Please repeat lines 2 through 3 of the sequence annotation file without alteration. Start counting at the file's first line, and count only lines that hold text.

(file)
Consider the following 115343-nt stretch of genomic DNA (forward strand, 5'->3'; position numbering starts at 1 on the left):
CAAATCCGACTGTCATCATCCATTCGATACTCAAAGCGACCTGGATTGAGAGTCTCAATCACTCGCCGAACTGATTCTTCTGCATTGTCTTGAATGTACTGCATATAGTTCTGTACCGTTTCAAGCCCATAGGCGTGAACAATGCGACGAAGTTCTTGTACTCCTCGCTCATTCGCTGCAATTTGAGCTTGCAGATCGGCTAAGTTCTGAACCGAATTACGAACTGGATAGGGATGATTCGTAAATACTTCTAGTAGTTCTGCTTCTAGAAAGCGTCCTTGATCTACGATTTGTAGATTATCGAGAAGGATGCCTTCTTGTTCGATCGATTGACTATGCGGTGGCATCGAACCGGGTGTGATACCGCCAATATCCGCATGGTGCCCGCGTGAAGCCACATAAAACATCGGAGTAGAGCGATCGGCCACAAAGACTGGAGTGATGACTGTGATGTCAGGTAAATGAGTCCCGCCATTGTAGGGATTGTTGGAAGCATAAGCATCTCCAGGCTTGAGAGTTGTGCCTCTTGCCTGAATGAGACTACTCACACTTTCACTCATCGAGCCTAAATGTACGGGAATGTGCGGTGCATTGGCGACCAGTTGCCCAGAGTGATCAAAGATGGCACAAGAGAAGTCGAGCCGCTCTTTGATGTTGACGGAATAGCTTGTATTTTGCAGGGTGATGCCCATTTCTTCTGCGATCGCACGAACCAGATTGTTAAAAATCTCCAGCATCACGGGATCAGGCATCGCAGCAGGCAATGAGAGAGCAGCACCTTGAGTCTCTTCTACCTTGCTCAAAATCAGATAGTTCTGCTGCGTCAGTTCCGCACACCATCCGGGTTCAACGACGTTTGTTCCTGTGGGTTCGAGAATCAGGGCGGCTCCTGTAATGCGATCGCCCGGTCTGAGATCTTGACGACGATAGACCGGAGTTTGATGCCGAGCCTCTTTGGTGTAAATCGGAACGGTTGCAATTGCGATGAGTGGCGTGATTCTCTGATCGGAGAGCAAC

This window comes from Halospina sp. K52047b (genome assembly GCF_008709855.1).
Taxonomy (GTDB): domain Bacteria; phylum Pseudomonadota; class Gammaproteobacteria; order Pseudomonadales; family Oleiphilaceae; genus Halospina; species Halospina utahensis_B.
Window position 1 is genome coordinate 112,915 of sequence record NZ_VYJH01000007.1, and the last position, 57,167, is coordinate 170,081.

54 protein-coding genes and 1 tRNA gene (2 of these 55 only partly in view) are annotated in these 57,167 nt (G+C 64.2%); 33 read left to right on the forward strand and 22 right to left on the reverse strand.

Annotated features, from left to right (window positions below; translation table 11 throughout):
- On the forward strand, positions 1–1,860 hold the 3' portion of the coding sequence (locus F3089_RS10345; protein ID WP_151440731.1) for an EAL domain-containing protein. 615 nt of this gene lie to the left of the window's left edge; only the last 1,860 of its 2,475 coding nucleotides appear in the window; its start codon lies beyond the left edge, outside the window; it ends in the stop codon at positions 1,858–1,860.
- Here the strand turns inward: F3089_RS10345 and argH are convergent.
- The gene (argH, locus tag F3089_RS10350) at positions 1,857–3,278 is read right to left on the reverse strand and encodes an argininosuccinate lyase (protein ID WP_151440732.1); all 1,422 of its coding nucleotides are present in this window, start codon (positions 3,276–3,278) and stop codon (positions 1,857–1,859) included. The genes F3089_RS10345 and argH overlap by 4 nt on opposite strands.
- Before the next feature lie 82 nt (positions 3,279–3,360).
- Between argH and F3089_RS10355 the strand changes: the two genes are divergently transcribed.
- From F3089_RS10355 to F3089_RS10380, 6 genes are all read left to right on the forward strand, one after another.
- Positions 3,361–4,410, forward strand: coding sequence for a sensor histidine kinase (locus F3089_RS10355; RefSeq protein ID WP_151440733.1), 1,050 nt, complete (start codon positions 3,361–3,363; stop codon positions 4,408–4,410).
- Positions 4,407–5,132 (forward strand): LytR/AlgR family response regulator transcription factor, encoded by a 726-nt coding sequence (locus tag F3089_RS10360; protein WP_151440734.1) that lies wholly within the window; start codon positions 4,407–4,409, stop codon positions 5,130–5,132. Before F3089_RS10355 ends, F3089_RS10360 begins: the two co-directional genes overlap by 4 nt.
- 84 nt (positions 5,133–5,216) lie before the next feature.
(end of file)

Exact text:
CAAATCCGACTGTCATCATCCATTCGATACTCAAAGCGACCTGGATTGAGAGTCTCAATCACTCGCCGAACTGATTCTTCTGCATTGTCTTGAATGTACTGCATATAGTTCTGTACCGTTTCAAGCCCATAGGCGTGAACAATGCGACGAAGTTCTTGTACTCCTCGCTCATTCGCTGCAATTTGAGCTTGCAGATCGGCTAAGTTCTGAACCGAATTACGAACTGGATAGGGATGATTCGTAAATACTTCTAGTAGTTCTGCTTCTAGAAAGCGTCCTTGATCTACGATTTGTAGATTATCGAGAAGGATGCCTTCTTGTTCGATCGATTGACTATGCGGTGGCATCGAACCGGGTGTGATACCGCCAATATCCGCATGGTGCCCGCGTGAAGCCACATAAAACATCGGAGTAGAGCGATCGGCCACAAAGACTGGAGTGATGACTGTGATGTCAGGTAAATGAGTCCCGCCATTGTAGGGATTGTTGGAAGCATAAGCATCTCCAGGCTTGAGAGTTGTGCCTCTTGCCTGAATGAGACTACTCACACTTTCACTCATCGAGCCTAAATGTACGGGAATGTGCGGTGCATTGGCGACCAGTTGCCCAGAGTGATCAAAGATGGCACAAGAGAAGTCGAGCCGCTCTTTGATGTTGACGGAATAGCTTGTATTTTGCAGGGTGATGCCCATTTCTTCTGCGATCGCACGAACCAGATTGTTAAAAATCTCCAGCATCACGGGATCAGGCATCGCAGCAGGCAATGAGAGAGCAGCACCTTGAGTCTCTTCTACCTTGCTCAAAATCAGATAGTTCTGCTGCGTCAGTTCCGCACACCATCCGGGTTCAACGACGTTTGTTCCTGTGGGTTCGAGAATCAGGGCGGCTCCTGTAATGCGATCGCCCGGTCTGAGATCTTGACGACGATAGACCGGAGTTTGATGCCGAGCCTCTTTGGTGTAAATCGGAACGGTTGCAATTGCGATGAGTGGCGTGATTCTCTGATCGGAGAGCAAC

This window comes from Halospina sp. K52047b (genome assembly GCF_008709855.1).